Flesh (Carne) is a Brazilian animated documentary directed by Camila Kater in 2019. Flesh follows the story of five women in different phases of life as they speak about their ambiguous relationship with their own bodies, as well as their experiences with societal pressure and society’s perception of them. The stories are formatted in a linear fashion and are organized into five distinct chapters, each corresponding to a stage of meat roasting: rare, medium-rare, medium, well, and well done. The film utilizes a variety of techniques such as stop motion, clay, drawing, and scratch on film footage in order to complement the variety of topics ranging from dieting, menstruation, menopause, and aging covered within each chapter. This post explores how Camila Kater utilizes form, theme, and the extended metaphor of comparing different stages of life to the stages of meat roasting to advocate for diverse representation in animated media.
Each chapter of Flesh highlights the story of women and their relationship with their bodies and experiences with societal pressure. The utilization of the animated documentary format to portray these stories helps create representation in the animation by providing an outlet for women to authentically showcase their emotions while reliving their personal experiences through narration. According to Debjani Mukherjee, “Documentaries [are] a genre of nonfiction filmmaking that aims to document a slice of life primarily for the purposes of historical, reference, educational material, or emotional engagement with reality and instructional video” (Mukherjee). Kater pushes the bounds of documentary cinematic traditions and filmmaking by applying animated techniques to portray each speaker’s reality through the abstraction of emotions and the recreation of memories. For example, in the third chapter, “Medium”, Raquel Virgínia speaks about her experience as a black trans woman. She talks about the pyramid of tolerance and how she must “have strict discipline for everything [she] does, for everything [she] is”, while she is depicted inside a triangle with walls collapsing upon itself. The abstraction of her emotions emphasizes the feeling of being trapped and constrained by society, illustrating how the “animated form provides the power to visualize and depict the images that are not always visible” (Mukherjee). The ability to depict emotions along with memories offers the audience a more raw and authentic illustration of the speaker’s experiences as opposed to a live-action setting where directors are given the “daunting task of creating an aesthetic narrative from the daily lives of the protagonist” and “recreating an authentic representation of ‘reality’ within the rectangular frame of the film” (Mukherjee). The format depicts reality by showcasing what is believed to be in the protagonist’s mind as opposed to recreating an environment based on the protagonist’s experiences. This facilitates diverse representation by bringing awareness to those who are not a part of the community of the prejudice and pressures that are placed on women while providing those within that community content that they can relate to and empathize with.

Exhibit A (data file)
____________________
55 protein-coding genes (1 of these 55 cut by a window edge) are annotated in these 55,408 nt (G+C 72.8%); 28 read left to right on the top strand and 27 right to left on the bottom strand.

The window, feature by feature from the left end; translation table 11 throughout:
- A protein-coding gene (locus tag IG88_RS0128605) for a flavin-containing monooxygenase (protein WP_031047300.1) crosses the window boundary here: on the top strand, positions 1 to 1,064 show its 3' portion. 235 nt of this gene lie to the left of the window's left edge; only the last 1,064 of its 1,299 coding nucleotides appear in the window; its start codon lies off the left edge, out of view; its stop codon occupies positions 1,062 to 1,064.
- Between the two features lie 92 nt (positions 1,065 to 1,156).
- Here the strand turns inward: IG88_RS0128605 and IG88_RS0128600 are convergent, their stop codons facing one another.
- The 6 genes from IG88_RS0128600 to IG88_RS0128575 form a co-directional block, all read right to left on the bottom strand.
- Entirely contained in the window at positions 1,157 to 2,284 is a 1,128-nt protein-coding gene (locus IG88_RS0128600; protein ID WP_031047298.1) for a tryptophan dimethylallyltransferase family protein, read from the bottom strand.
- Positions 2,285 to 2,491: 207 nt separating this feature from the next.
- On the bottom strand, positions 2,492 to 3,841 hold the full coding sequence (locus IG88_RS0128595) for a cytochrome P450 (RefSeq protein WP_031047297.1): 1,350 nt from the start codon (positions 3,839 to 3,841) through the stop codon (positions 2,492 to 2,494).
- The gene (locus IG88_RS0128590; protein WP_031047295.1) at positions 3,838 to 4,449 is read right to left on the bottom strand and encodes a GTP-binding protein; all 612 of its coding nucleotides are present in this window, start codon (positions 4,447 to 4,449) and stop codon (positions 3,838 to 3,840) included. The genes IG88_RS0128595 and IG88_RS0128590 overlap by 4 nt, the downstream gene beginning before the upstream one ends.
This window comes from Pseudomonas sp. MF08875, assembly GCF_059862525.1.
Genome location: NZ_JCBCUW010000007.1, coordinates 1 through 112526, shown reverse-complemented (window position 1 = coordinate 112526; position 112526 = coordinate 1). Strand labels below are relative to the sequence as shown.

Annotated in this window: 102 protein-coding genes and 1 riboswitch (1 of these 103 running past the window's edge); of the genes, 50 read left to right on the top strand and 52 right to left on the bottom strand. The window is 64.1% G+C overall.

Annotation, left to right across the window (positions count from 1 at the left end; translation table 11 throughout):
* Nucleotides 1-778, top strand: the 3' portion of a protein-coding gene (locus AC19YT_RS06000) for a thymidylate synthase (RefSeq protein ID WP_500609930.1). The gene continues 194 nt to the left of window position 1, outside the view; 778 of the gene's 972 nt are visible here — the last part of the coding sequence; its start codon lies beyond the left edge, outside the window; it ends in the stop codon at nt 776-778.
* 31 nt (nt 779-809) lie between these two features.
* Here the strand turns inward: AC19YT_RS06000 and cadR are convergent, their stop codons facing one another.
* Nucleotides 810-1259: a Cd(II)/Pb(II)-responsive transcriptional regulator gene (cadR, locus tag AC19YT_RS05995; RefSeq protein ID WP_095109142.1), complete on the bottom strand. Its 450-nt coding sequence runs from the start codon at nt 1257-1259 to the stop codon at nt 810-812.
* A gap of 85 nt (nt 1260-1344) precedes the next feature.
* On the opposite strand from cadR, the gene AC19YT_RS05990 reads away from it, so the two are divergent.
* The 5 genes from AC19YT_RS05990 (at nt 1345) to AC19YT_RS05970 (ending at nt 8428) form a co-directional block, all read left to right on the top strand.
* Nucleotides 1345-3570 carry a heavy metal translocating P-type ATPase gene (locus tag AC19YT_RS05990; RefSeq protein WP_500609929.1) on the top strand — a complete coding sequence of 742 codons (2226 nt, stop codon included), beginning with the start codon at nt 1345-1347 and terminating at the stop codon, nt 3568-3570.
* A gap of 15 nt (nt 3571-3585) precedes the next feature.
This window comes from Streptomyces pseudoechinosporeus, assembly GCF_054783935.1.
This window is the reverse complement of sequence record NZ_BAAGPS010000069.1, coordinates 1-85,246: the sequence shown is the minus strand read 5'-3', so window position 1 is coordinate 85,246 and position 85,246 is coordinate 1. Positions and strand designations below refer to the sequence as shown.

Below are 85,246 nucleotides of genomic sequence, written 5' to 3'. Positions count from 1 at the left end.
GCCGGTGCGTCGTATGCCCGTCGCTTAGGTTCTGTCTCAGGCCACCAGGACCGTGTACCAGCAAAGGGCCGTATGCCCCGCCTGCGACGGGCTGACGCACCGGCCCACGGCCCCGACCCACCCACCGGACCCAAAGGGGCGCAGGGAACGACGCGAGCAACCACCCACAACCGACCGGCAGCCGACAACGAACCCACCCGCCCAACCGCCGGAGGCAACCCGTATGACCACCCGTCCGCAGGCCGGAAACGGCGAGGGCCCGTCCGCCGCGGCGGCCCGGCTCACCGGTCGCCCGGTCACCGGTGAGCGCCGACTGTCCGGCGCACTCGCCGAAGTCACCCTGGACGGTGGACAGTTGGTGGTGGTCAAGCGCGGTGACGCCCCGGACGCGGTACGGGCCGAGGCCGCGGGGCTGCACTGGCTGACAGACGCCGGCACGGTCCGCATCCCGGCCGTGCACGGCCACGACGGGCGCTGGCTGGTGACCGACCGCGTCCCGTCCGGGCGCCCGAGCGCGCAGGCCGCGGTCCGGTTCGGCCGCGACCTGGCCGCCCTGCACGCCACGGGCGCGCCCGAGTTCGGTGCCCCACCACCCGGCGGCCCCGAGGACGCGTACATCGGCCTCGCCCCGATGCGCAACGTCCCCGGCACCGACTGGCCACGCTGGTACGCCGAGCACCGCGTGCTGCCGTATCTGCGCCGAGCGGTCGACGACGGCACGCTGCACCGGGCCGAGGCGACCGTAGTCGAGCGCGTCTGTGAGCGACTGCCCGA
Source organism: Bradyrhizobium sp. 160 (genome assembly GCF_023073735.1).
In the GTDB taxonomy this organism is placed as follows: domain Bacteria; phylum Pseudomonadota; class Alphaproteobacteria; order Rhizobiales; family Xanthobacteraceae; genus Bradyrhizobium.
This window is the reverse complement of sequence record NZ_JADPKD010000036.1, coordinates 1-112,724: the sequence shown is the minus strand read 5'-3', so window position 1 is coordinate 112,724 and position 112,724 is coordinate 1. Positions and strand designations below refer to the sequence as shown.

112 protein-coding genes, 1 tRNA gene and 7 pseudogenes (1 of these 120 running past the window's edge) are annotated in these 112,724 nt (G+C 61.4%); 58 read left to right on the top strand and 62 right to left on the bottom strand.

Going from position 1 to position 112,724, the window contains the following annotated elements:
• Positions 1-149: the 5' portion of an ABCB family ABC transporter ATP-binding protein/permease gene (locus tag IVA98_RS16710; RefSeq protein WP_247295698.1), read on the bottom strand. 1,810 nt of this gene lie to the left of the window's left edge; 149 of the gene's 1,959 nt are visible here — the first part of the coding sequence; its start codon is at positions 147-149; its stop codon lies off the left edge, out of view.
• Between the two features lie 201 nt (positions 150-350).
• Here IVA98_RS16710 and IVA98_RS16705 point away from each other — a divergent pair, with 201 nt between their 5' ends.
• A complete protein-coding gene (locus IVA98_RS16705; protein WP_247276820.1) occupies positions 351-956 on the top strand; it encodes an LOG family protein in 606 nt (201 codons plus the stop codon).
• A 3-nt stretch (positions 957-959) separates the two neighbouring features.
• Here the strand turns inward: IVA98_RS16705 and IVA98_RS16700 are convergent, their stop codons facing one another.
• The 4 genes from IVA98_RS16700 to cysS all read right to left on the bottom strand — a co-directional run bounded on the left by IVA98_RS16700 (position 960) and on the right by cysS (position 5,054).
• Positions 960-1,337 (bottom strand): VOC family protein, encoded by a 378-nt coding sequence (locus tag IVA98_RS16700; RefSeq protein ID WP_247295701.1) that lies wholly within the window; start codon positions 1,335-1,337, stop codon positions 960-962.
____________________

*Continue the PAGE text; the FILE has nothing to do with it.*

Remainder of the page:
In addition to the animated documentary format, Kater utilizes different forms of animation to portray each narrative and create diverse representations. While discussing the visual development of the documentary, Kater explains that the film was intended to be made as a 2D digital animation, but after conducting interviews she felt that the use of “different mediums would empower the diversity of the protagonists and create a sensorial synchrony between the plastic form of animation and the stories themselves” (Dudok de Wit). The synchrony between story and form is shown throughout the film as each technique used corresponds with the theme being discussed. For instance, in the first chapter, Kater utilizes stop motion to depict diet culture. The intentional manipulation of objects to create movement in stop motion parallels the theme of diets discussed in the first chapter, as the protagonist explains that being put on a diet meant that her food would be meticulously regulated at home. The controlled movement of stop motion reiterates the controlled nature her mother has over food but also affirms the feelings of discomfort felt by the protagonist. The same synchrony can be seen throughout the film within the second chapter which touches upon the theme of menstruation and puberty. Here watercolor is utilized to “represent this fluid stage and blood” (Dudok de Wit). Another example is the fourth chapter which discusses menopause, “another strong phase where the body is facing deep changes” (Dudok de Wit). Here, clay animation is used in order to illustrate the malleability or mobility female bodies experience as they continue to age. The incorporation of multiple animated techniques highlights the idea that the relationship with one’s body is unique and that “race, sexual orientation, gender identity, and profession can generate different experiences” (Kater 0:34 – 0:39).